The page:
The long-awaited Energy White Paper was published just before Christmas, following on from the Government’s recent National Infrastructure Strategy and Ten Point Plan for a Green Industrial Revolution, all to support the aims of tackling climate change and helping re-build the economy in the transition to net zero.

The White Paper is focussed around three key areas – the transformation of energy, supporting a green economic recovery and creating a fair deal for consumers. My colleague Jen Ashwell considers these in further detail below.

The Paper sets out various green goals (many of which are not new) including:

  • A target of 40GW of offshore wind by 2030 (including 1GW of floating wind), including a focus on improving the regime for coordinating the connection of offshore wind farms to the onshore grid;
  • Support for Carbon Capture, Usage and Storage (CCUS), including at least one power CCUS project by 2030 – as well as a consultation in 2021 to remove the 300MW threshold for this technology;
  • At least one large-scale nuclear plant to reach FID (final investment decision) by the end of this Parliament, with the Government “remaining open” to further projects later, subject to demonstration of reduced costs and timely and cost-efficient delivery – no projects are specifically named, other than Hinkley Point C. Funding is also being provided for the development of small and advanced modular reactors;
  • Increased use of electric heat pumps (although no clear strategy for this at the moment);
  • Delivery of four low-carbon “industrial clusters” by 2030 and steps to decarbonise the manufacturing industry;
  • Development of 5GW of low-carbon hydrogen production capacity by 2030 and a commitment to evaluate hydrogen as an option for heating homes and workplaces – a Hydrogen Strategy is due to be published in early 2021;
  • An end to coal in the electricity mix no later than 2025 (possibly being brought forward to 2024) and a ban on new coal infrastructure projects;
  • Consideration of new “negative emissions” technologies such as Bioenergy with Carbon Capture and Storage (BECCS) and Direct Air Carbon Capture and Storage (DACCS);
  • Electricity storage will be given a legal definition and energy storage innovation will be promoted, particularly long-duration storage;
  • The roll-out of electric vehicle charge points will be scaled up;
  • Measures designed to help consumers, including saving money on bills, use of smart technology and increasing the energy performance and efficiency of homes and other buildings;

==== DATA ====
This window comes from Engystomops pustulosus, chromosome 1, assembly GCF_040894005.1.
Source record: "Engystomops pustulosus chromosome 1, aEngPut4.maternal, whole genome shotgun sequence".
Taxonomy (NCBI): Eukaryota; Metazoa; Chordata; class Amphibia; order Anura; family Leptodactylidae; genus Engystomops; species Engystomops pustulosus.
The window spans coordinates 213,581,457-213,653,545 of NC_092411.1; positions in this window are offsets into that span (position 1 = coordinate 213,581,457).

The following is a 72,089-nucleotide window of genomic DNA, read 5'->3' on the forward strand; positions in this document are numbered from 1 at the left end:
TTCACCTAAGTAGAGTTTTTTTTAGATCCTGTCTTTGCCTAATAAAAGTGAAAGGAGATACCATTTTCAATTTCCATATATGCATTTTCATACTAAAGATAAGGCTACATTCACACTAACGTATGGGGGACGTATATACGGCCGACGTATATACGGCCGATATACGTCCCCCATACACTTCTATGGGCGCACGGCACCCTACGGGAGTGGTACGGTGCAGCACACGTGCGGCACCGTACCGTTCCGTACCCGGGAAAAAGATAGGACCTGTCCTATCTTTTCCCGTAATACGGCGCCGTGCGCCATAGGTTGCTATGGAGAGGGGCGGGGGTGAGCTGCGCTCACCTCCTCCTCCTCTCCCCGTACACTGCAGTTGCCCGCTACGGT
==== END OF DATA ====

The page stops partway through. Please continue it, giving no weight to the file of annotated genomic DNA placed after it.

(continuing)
• A commitment to make the UK continental shelf a “net zero basin” by 2050 and a reduction in the use of oil and gas, but with a focus on re-purposing existing infrastructure and supporting the industry to work towards net zero.

There is a decisive shift away from the use of fossil fuels towards cleaner sources of heat and power. In order to enable this shift, the Paper states that electricity demand is likely to double, meaning a fourfold increase in low-carbon electricity generation. There is recognition that this will require significant changes to the energy system and network infrastructure, for example, to accommodate the production and use of clean hydrogen and the transport and storage of carbon dioxide from industry or power generation – as well as increased use of smart digital technology.

There is no particular generation mix being targeted by 2050, although it is acknowledged that the system is likely to be comprised predominantly of wind and solar, with nuclear, gas with CCUS, battery storage, demand side response and interconnectors all providing power when the wind is not blowing or the sun is not shining. Clean hydrogen and long-duration storage are said to be sufficient to ensure security of supply and eliminate the reliance on generation from unabated gas. New technologies such as floating offshore wind are being supported, although wave and tidal energy projects are only being “considered”, following further evaluation of the commercial and technical evidence.

It is promising that the Paper states that “onshore wind and solar will be key building blocks of the future generation mix, along with offshore wind” – could this mark the come-back of onshore wind in England and Wales? Further policy changes will of course be required to enable this to happen.

Capacity awarded in the next CfD (Contract for Difference) auction (late 2021) is set to double, and a Call for Evidence is being launched, seeking views on how the CfD scheme could evolve after the 2021 auction, which is likely to be welcomed by developers.

The Paper reminds us that the Environment Bill includes new legally binding environmental targets in relation to air quality, biodiversity, water, and resource efficiency and waste reduction – and confirms that these will be introduced by October 2022.

Importantly (and very ambitiously) there is a commitment to complete a review of the existing National Policy Statements (NPSs) by the end of 2021. This is a huge task but is much needed, with many of the current NPSs requiring updating.

The Paper tells us that DfT will publish its plan to decarbonise the UK’s entire transport system in Spring 2021, which will focus on six key areas, including the promotion of public and active transport and decarbonisation of vehicles and the freight system (road, rail and shipping).

A whole host of further strategies and plans are due to be published later this year with further details on how all of this can be achieved. The White Paper marks the start of “the green industrial revolution” and much more detail and information is still required but the strong support for clean and renewable energy is a breath of fresh, green, decarbonised air.